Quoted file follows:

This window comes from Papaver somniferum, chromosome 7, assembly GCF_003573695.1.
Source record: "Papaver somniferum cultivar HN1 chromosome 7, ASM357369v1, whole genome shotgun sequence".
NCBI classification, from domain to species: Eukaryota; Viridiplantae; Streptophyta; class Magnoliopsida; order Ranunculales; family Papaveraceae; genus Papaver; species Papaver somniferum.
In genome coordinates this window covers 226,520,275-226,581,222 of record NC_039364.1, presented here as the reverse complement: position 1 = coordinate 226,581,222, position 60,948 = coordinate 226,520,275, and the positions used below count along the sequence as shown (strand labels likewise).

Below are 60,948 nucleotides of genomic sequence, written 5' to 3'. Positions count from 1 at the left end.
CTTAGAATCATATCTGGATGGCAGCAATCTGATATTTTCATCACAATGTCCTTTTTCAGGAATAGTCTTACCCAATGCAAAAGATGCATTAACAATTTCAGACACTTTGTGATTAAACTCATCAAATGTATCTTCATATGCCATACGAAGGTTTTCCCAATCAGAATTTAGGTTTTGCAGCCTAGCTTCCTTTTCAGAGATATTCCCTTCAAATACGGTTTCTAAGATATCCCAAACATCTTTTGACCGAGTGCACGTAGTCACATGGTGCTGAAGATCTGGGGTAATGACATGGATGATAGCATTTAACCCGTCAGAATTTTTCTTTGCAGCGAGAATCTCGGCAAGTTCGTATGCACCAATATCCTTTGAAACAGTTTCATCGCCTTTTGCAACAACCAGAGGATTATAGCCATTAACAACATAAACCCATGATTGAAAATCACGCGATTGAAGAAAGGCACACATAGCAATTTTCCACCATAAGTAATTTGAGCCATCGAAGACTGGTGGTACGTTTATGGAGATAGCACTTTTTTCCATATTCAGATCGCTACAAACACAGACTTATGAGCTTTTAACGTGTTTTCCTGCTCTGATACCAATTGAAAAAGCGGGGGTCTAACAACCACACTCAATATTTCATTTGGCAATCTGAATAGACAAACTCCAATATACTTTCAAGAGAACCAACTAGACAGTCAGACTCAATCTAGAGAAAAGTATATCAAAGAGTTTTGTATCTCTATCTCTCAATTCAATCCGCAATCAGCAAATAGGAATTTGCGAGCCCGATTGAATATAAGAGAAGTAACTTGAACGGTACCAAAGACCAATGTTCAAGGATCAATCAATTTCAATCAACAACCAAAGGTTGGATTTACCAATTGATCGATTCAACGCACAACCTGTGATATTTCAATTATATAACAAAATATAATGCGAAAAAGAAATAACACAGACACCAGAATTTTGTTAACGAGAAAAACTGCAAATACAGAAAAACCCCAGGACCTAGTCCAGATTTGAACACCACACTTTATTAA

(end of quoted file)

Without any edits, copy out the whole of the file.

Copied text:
This window comes from Papaver somniferum, chromosome 7, assembly GCF_003573695.1.
Source record: "Papaver somniferum cultivar HN1 chromosome 7, ASM357369v1, whole genome shotgun sequence".
NCBI classification, from domain to species: Eukaryota; Viridiplantae; Streptophyta; class Magnoliopsida; order Ranunculales; family Papaveraceae; genus Papaver; species Papaver somniferum.
In genome coordinates this window covers 226,520,275-226,581,222 of record NC_039364.1, presented here as the reverse complement: position 1 = coordinate 226,581,222, position 60,948 = coordinate 226,520,275, and the positions used below count along the sequence as shown (strand labels likewise).

Below are 60,948 nucleotides of genomic sequence, written 5' to 3'. Positions count from 1 at the left end.
CTTAGAATCATATCTGGATGGCAGCAATCTGATATTTTCATCACAATGTCCTTTTTCAGGAATAGTCTTACCCAATGCAAAAGATGCATTAACAATTTCAGACACTTTGTGATTAAACTCATCAAATGTATCTTCATATGCCATACGAAGGTTTTCCCAATCAGAATTTAGGTTTTGCAGCCTAGCTTCCTTTTCAGAGATATTCCCTTCAAATACGGTTTCTAAGATATCCCAAACATCTTTTGACCGAGTGCACGTAGTCACATGGTGCTGAAGATCTGGGGTAATGACATGGATGATAGCATTTAACCCGTCAGAATTTTTCTTTGCAGCGAGAATCTCGGCAAGTTCGTATGCACCAATATCCTTTGAAACAGTTTCATCGCCTTTTGCAACAACCAGAGGATTATAGCCATTAACAACATAAACCCATGATTGAAAATCACGCGATTGAAGAAAGGCACACATAGCAATTTTCCACCATAAGTAATTTGAGCCATCGAAGACTGGTGGTACGTTTATGGAGATAGCACTTTTTTCCATATTCAGATCGCTACAAACACAGACTTATGAGCTTTTAACGTGTTTTCCTGCTCTGATACCAATTGAAAAAGCGGGGGTCTAACAACCACACTCAATATTTCATTTGGCAATCTGAATAGACAAACTCCAATATACTTTCAAGAGAACCAACTAGACAGTCAGACTCAATCTAGAGAAAAGTATATCAAAGAGTTTTGTATCTCTATCTCTCAATTCAATCCGCAATCAGCAAATAGGAATTTGCGAGCCCGATTGAATATAAGAGAAGTAACTTGAACGGTACCAAAGACCAATGTTCAAGGATCAATCAATTTCAATCAACAACCAAAGGTTGGATTTACCAATTGATCGATTCAACGCACAACCTGTGATATTTCAATTATATAACAAAATATAATGCGAAAAAGAAATAACACAGACACCAGAATTTTGTTAACGAGAAAAACTGCAAATACAGAAAAACCCCAGGACCTAGTCCAGATTTGAACACCACACTTTATTAA